These are important guidelines relating to type 2 diabetes and recent alerts which may have a bearing on current management.
For the most up to date guidance on a specific topic, see NICE Evidence search
The National Institute for Health and Care Excellence, also known as NICE, was set up in the UK in 1999.
Its main aim was to reduce the variation in the availability and quality of services in the NHS and to resolve uncertainties about how best to manage certain conditions.
Here you will find a list of the main areas covered by NICE guidance in relation to type 2 diabetes
‘TA’ refers to technology appraisals
‘CG’ refers to clinical guidance
‘PH’ refers to public health guidance
Education and self-management
Prevention of diabetes
Diabetes in pregnancy
2008: Antenatal care (CG62)
National service framework guidance
The National service framework is a body which sets quality standards about how care should be delivered within the NHS.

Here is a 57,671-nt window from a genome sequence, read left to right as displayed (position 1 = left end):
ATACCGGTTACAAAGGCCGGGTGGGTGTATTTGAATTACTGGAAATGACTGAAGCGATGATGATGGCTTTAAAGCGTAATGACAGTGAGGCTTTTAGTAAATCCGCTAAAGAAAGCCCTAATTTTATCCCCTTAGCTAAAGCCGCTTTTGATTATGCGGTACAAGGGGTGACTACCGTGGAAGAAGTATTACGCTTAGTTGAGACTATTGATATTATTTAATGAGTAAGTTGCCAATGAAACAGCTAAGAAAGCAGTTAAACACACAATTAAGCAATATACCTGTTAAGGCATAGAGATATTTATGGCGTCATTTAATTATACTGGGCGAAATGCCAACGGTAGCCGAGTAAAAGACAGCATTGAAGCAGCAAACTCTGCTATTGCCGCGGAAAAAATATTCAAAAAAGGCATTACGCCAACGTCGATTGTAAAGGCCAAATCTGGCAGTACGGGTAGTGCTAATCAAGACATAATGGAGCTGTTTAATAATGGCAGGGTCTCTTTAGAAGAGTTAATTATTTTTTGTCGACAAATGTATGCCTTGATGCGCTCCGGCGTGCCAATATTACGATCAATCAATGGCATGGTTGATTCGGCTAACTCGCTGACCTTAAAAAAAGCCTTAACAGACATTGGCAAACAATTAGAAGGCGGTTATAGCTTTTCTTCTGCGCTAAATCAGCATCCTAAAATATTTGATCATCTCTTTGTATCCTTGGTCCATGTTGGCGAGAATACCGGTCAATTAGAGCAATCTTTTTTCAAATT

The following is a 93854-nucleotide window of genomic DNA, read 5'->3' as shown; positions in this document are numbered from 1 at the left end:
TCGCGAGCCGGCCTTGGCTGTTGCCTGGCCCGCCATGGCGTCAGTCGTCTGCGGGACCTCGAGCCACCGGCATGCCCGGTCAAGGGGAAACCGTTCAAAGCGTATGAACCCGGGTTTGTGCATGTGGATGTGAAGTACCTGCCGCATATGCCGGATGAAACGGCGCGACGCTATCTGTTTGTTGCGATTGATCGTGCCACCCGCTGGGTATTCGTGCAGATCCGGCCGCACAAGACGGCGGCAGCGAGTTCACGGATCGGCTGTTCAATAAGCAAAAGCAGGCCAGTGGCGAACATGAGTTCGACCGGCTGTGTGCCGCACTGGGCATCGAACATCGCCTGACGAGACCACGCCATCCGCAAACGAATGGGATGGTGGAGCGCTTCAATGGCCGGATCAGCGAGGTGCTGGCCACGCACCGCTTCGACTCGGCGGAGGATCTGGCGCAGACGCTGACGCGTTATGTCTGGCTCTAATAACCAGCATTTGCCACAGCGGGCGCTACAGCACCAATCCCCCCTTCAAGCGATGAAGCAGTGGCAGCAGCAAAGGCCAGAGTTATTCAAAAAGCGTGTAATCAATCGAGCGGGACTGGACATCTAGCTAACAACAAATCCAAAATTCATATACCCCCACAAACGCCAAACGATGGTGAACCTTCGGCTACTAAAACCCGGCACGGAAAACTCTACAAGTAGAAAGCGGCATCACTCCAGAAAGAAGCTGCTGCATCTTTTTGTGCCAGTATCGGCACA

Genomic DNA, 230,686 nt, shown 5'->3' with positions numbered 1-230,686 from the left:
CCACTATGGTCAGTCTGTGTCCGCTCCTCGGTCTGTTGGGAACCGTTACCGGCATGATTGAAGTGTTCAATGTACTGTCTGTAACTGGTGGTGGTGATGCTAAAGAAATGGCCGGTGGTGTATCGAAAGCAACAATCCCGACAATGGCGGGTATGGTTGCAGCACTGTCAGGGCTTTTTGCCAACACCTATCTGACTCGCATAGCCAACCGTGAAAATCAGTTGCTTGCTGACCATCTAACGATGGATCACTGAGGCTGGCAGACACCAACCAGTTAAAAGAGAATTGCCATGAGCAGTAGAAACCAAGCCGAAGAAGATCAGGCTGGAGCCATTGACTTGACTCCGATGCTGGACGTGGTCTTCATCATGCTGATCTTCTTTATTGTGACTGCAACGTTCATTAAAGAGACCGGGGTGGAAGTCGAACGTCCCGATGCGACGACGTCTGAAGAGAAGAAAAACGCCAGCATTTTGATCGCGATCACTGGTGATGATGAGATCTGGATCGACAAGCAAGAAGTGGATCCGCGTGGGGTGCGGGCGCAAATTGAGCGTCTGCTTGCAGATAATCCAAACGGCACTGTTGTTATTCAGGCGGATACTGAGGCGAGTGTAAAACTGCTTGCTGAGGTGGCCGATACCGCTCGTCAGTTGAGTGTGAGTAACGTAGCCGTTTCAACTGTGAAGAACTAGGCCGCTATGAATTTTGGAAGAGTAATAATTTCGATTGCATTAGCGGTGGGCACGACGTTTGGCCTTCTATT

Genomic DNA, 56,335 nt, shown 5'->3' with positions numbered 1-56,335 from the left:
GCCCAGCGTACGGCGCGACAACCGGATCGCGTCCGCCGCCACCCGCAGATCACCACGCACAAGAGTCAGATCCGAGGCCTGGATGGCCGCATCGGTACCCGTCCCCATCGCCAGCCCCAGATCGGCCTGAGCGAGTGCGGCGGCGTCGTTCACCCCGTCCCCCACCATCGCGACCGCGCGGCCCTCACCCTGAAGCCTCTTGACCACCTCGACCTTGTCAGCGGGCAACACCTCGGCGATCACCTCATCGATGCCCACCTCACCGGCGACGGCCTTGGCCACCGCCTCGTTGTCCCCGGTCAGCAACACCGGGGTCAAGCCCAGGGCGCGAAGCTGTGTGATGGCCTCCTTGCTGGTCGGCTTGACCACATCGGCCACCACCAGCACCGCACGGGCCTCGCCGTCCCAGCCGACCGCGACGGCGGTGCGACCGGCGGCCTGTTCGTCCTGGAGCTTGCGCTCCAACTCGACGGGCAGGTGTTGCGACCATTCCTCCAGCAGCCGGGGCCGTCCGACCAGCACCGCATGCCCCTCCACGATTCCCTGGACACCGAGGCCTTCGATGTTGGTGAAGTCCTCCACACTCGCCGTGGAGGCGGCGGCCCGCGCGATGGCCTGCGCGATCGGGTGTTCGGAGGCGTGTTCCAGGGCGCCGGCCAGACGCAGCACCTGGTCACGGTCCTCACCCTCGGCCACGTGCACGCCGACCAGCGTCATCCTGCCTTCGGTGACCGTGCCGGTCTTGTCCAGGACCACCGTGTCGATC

Here you will find links to the main National service framework publications related to type 2 diabetes.
2010: Six years on: delivering the diabetes national service framework
2007: Working together for better diabetes care
2006: Diabetes commissioning toolkit
2006: How to assess structured diabetes education: an improvement toolkit for commissioners and local diabetes communities
2003: National service framework for diabetes: delivery strategy
2001: National service framework for diabetes: standards
2001: Listening to diabetes service users qualitative findings for the diabetes national service framework
SIGN guidance from the Scottish intercollegiate Guidelines Network
SIGN was founded in 1993 to improve the quality of care in Scotland by developing and disseminating evidence based guidance for the NHS in Scotland.
There is currently one main document published by SIGN in relation to diabetes.
Royal College Guidelines
The MHRA is the Medicines and Healthcare products Regulatory Agency. It is a government agency which aims to promote and maintain the safety of medicines and medical devices.
When a safety concern is raised about a medication used in diabetes, the MHRA publish very useful summaries of the evidence and what action should be taken.
Information aimed at patients
Information aimed at health professionals